If anyone was uncertain about the Alabama State Bar's ability to discipline members of the legal profession, the bar surely erased all doubt by refusing to take action against Montgomery lawyer and right-wing radio host Baron Coleman.
What did Coleman do? He used his radio platform to call a female political figure -- Becky Gerritson, executive director of the Eagle Forum of Alabama -- a "whore" and a "bitch," while hinting he would burn her house to the ground and using language drenched in violent imagery. What was Gerritson's sin? She disagreed with Coleman publicly about medical marijuana.
Gerritson responded to Coleman's attack by filing a bar complaint and contacting Coleman's radio sponsors to essentially ask if they really wanted to be affiliated with a radio host who used such language on the air. Specifically, Gerritson alleged Coleman violated Rule 8.4 (titled "Misconduct") of the Alabama Rules of Professional Conduct by engaging in "conduct involving dishonesty, fraud, deceit or misrepresentation." Gerritson particularly took exception to Coleman's alleged claim that Eagle Forum took money from large pharmaceutical companies.
Did Gerritson's complaint receive a fair review? We see reason to doubt it.
In a letter dated Sept. 12, 2019, Assistant General Counsel Jeremy W. McIntire informed Gerritson the State Bar would take no action against Coleman. From a report published Oct. 4 at al.com:
The Alabama State Bar won’t take action against Montgomery lawyer and talk show host Baron Coleman because of a complaint filed by Eagle Forum of Alabama Executive Director Becky Gerritson over comments Coleman made on his radio program.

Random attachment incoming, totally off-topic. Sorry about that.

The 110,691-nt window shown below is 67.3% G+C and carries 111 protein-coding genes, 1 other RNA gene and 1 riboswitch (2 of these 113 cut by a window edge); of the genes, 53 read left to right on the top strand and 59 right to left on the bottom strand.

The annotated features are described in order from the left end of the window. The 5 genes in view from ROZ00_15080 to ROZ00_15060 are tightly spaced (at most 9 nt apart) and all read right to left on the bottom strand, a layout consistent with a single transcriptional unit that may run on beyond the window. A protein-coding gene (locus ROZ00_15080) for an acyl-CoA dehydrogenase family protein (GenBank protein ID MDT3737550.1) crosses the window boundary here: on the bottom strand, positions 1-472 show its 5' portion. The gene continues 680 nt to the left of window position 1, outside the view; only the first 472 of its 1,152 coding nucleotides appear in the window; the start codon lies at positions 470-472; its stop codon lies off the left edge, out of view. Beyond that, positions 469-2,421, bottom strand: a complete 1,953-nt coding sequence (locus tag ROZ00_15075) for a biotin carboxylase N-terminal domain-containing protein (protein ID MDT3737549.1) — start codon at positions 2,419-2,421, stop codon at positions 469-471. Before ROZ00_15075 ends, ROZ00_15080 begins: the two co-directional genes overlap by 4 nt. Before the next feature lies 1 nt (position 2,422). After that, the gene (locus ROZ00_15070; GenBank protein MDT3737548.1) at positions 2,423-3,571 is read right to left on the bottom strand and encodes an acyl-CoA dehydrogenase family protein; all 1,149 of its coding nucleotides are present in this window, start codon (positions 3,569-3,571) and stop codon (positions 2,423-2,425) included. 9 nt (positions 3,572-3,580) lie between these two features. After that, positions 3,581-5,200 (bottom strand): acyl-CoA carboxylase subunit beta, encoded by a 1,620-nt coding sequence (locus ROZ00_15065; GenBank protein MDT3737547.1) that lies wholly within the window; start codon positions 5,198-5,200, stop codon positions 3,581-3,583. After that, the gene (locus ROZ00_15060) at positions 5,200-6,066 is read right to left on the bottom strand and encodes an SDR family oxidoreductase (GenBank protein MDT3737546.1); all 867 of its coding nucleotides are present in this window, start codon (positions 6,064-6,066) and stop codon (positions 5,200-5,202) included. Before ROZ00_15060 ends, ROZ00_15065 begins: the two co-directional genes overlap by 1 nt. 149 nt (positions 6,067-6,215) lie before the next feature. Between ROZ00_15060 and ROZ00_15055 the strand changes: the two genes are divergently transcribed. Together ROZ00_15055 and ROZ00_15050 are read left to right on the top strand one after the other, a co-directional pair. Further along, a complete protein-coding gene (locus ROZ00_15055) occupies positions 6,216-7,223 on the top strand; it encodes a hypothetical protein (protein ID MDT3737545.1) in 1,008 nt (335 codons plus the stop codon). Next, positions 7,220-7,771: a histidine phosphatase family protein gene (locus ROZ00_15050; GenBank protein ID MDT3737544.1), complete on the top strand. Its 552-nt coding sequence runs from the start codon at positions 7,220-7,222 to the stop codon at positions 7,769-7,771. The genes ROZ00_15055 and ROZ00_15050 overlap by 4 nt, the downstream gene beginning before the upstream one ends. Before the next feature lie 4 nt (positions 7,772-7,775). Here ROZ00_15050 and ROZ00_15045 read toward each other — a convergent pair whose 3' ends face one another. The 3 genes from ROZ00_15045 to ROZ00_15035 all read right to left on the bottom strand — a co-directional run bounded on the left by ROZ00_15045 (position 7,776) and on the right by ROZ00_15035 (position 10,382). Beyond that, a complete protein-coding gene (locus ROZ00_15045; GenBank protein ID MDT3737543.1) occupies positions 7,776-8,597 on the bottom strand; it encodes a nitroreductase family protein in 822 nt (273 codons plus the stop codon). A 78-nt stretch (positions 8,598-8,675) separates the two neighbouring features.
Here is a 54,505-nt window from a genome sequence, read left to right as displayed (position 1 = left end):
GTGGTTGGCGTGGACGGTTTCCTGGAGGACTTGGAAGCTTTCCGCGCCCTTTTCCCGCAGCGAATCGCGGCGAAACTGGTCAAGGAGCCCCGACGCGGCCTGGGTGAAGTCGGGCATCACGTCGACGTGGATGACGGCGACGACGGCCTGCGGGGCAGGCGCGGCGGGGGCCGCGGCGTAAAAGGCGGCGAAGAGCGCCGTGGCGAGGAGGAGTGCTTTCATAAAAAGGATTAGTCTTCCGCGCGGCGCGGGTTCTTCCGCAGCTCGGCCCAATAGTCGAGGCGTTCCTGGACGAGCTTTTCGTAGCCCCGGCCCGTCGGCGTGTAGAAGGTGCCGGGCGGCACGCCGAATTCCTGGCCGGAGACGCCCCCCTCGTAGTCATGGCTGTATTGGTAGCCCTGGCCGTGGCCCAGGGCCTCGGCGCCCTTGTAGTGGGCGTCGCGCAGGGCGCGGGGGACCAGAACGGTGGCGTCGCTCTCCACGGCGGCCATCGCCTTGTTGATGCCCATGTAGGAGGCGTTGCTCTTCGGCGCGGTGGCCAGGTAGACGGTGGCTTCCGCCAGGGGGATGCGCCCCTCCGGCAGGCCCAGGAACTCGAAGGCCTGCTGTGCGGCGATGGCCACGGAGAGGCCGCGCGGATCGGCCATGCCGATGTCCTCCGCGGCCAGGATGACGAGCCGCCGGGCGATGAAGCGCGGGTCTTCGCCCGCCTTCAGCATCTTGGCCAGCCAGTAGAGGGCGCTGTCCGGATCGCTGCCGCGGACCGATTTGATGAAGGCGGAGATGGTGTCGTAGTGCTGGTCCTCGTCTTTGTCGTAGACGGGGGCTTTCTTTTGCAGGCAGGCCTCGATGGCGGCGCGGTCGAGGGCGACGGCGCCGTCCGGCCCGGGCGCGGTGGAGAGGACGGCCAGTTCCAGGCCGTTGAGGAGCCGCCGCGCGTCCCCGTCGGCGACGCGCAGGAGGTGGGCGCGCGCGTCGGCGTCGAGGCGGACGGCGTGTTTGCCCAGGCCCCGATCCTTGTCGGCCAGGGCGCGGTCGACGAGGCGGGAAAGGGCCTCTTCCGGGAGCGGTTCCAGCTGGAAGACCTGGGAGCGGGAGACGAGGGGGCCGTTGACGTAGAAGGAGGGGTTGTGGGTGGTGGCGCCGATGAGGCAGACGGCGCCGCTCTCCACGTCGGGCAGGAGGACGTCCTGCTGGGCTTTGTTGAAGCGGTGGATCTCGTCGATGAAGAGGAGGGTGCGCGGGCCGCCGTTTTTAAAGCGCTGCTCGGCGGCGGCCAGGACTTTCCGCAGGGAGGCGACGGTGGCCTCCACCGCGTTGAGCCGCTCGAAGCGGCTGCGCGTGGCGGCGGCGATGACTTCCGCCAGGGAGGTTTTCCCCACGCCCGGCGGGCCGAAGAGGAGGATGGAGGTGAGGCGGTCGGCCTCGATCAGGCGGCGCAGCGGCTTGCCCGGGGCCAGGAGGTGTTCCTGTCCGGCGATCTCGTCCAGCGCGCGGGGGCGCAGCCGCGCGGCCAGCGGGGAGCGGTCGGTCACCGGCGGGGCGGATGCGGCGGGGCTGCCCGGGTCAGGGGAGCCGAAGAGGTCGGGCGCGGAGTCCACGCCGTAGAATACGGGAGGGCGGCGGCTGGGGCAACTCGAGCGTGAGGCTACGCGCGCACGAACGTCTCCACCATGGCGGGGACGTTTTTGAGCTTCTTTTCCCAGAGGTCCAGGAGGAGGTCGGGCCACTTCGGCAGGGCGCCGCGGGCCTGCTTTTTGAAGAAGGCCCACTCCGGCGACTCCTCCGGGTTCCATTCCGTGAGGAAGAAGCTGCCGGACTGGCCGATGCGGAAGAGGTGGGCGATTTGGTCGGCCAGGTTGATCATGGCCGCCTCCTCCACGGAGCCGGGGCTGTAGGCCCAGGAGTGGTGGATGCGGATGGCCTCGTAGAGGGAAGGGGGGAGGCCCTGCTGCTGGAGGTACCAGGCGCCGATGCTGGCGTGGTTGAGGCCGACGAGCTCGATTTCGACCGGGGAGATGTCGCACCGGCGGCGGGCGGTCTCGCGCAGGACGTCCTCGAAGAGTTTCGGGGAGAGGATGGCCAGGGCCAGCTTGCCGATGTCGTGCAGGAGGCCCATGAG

Coleman released a letter from the State Bar to Gerritson saying that two attorneys had reviewed the complaint and his response.
“In view of the nature and content of the complaint and the enclosed response of the attorney, we will take no further action in this matter at this time,” the letter says. It’s dated Sept. 12 and signed by Jeremy W. McIntire, assistant general counsel for the State Bar. . . .
The dispute started after Gerritson spoke against a medical marijuana bill at the Legislature in May. On his radio program, Coleman called Gerritson a “big pharma whore” and said Eagle Forum had received money from the pharmaceutical industry or related industries, which could lose business if medical marijuana became legal in Alabama.
Gerritson filed a complaint with the State Bar accusing Coleman of “dishonesty, fraud, deceit or misrepresentation.” Gerritson said Eagle Forum had not received money from the pharmaceutical industry. Gerritson contacted advertisers to Coleman’s program and asked them to reconsider their sponsorships.
How weak was Coleman's response to Gerritson's complaint? He posted it on his Facebook page, and here are some of the key points:
* Coleman claims that calling Gerritson a "Big Pharma whore" does not amount to calling her a "whore." (How disingenuous is this? If a critic calls Mike Pompeo a "Trump-administration liar," he's called him a "liar,: right? Never mind that the label almost certainly is accurate.")